Welcome to The Yoga Teacher Training Forum Archive - A Collection of Various Yoga Topics
The Forum is Now Closed and Will Remain as an Information Archive.
For New Updates and Conversations, We Now Have a Public Facebook Group Located Here
Please consider registering
Please feel free to post your feedback about the following issues. You do not have to answer any or all of these questions, but your participation will help each of us understand what teachers are looking for in registries and Yoga teacher associations worldwide. Please do not "bash" any organizations.
1. Beyond basic Yoga teacher certification, do you see an advantage in have more enhanced credentials?
2. What are you looking for in a Yoga teacher association?
3. What do you dislike about Yoga teacher associations?
4. What is your concept of an ideal Yoga teacher credential?
5. What is your concept of an ideal Yoga teacher association?
Thank you for your help.
April 27, 2015
Yoga teacher specialization and continuing education has grown with the popularity of Yoga. Millions of people all over the world have taken a liking to yoga and it's no wonder. Although many see yoga as a form of stretching, it is much more. Yoga helps to create a balance between mind and body that rejuvenates, heals, and reduces stress in a way that is incomparable to other fitness regimens. Many people who try yoga for the first time get hooked after just one session and many others who practice yoga routinely begin to think about becoming more skilled at the practice.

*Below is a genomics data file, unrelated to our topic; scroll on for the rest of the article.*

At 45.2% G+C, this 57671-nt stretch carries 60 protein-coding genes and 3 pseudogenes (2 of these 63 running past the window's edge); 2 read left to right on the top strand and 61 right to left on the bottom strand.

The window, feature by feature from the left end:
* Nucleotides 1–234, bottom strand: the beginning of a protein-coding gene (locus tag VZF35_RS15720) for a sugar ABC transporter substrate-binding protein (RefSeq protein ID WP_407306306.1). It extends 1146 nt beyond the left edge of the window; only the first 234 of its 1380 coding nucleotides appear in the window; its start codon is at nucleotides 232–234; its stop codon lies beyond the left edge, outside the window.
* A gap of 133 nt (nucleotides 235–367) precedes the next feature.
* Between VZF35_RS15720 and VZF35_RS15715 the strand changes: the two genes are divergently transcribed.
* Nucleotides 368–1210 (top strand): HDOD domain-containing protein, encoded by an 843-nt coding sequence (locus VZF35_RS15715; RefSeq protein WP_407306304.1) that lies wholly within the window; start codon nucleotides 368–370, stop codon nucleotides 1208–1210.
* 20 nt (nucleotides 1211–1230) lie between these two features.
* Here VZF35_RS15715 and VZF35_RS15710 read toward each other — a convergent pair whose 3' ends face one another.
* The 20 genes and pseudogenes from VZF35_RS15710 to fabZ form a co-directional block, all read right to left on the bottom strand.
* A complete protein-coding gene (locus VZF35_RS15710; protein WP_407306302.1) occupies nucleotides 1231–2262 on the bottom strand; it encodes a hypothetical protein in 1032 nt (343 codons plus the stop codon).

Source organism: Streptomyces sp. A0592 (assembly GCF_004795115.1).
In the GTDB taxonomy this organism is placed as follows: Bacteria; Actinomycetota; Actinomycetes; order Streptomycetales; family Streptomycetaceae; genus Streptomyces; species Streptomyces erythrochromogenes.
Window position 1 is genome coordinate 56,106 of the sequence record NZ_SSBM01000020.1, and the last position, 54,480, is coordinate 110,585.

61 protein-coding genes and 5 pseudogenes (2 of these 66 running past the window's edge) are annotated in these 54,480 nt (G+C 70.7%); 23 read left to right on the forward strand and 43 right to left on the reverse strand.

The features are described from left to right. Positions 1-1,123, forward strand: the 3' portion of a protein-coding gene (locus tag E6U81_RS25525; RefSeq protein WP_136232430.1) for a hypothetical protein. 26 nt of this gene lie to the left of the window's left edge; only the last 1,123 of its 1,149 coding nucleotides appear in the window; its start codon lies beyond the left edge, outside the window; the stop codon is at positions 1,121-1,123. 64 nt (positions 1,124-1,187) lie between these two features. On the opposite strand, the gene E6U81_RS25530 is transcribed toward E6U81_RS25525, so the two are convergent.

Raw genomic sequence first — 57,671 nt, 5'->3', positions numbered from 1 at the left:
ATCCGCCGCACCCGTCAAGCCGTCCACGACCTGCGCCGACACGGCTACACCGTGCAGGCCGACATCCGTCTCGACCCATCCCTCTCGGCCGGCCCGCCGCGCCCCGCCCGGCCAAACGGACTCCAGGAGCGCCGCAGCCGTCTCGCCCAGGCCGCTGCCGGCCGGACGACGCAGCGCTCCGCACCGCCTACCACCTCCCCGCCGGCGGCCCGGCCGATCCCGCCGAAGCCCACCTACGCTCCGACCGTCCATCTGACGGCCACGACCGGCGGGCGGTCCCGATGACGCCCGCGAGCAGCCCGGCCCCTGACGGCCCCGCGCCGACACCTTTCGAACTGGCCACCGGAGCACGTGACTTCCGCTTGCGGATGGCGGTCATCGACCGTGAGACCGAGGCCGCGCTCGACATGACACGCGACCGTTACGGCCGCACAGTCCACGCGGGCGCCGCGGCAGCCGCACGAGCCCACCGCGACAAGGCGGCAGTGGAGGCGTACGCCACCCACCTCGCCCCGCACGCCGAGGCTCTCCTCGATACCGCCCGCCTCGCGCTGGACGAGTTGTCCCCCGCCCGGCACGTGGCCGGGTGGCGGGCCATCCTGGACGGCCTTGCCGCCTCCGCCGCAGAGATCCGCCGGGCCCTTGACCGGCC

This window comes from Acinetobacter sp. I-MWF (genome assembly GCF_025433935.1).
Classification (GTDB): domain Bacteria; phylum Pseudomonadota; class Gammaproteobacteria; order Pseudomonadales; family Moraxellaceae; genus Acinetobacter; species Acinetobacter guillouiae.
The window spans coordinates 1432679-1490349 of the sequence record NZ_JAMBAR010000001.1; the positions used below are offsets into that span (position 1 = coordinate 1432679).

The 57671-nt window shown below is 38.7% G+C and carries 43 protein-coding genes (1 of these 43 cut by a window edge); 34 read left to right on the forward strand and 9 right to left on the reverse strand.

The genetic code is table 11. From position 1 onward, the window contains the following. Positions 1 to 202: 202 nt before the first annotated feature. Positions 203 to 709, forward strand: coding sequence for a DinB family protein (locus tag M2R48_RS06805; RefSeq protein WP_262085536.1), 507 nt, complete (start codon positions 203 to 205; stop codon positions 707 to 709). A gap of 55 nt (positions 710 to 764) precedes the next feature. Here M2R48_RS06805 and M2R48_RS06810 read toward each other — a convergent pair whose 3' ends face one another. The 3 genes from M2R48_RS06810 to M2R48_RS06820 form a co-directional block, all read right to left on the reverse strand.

Becoming a yoga instructor can have many benefits, from refining your skills to using the knowledge to teach yoga classes. No matter what you plan to do with the experience, learning the art of yoga instruction will undoubtedly build your strength and spirit while improving the flexibility of both your mind and body. If you are interested in practicing to be a yoga instructor, you will need to locate a program that give you the proper education to teach yoga classes. By doing this, you ensure that the instruction you receive meets internationally recognized standards, which will make the qualification you receive much more impressive.
There are basically two levels of qualifications available for most yoga courses, 200 hour and 500 hour. However, you can find yoga teacher courses that take 50, 100, 150, 250 and more study and training hours to complete. Typically, prospective trainees obtain a recommendation from an instructor with whom they have been training. The endorsement is then submitted to the program of choice for enrollment consideration. Once, accepted, the trainee begins by completing the 200-hour course. This qualification is generally acceptable for obtaining a job at most yoga studios; however, after 200 hours are completed the trainee has the option of continuing on to the 500-hour program.
Once finished, the individual earns the title of Certified Yoga Teacher (CYT). Depending on the discipline chosen, the yoga instructor may also have to complete a course in that specific type of practice. One might decide to become proficient in Hatha, Vinyasa, Asana, Ashtanga, Iyengar, or Bikram yoga practices; but no matter the choice of focus, schooling in the art of yoga is not only advantageous to a career in the field but also to an individual's spiritual wellbeing. If you're interested in learning more or finding a course that is highly recognized, it may be of great benefit for you research more and look through this website. Here you'll find information on career choices, styles, certifications, and much more.
Most Users Ever Online: 340
Currently Browsing this Page:
Yoga Paul: 138
Don Briskin: 69
Guest Posters: 43
Administrators: Meredith, Dr. Paul Jerard, E-RYT 500, Paul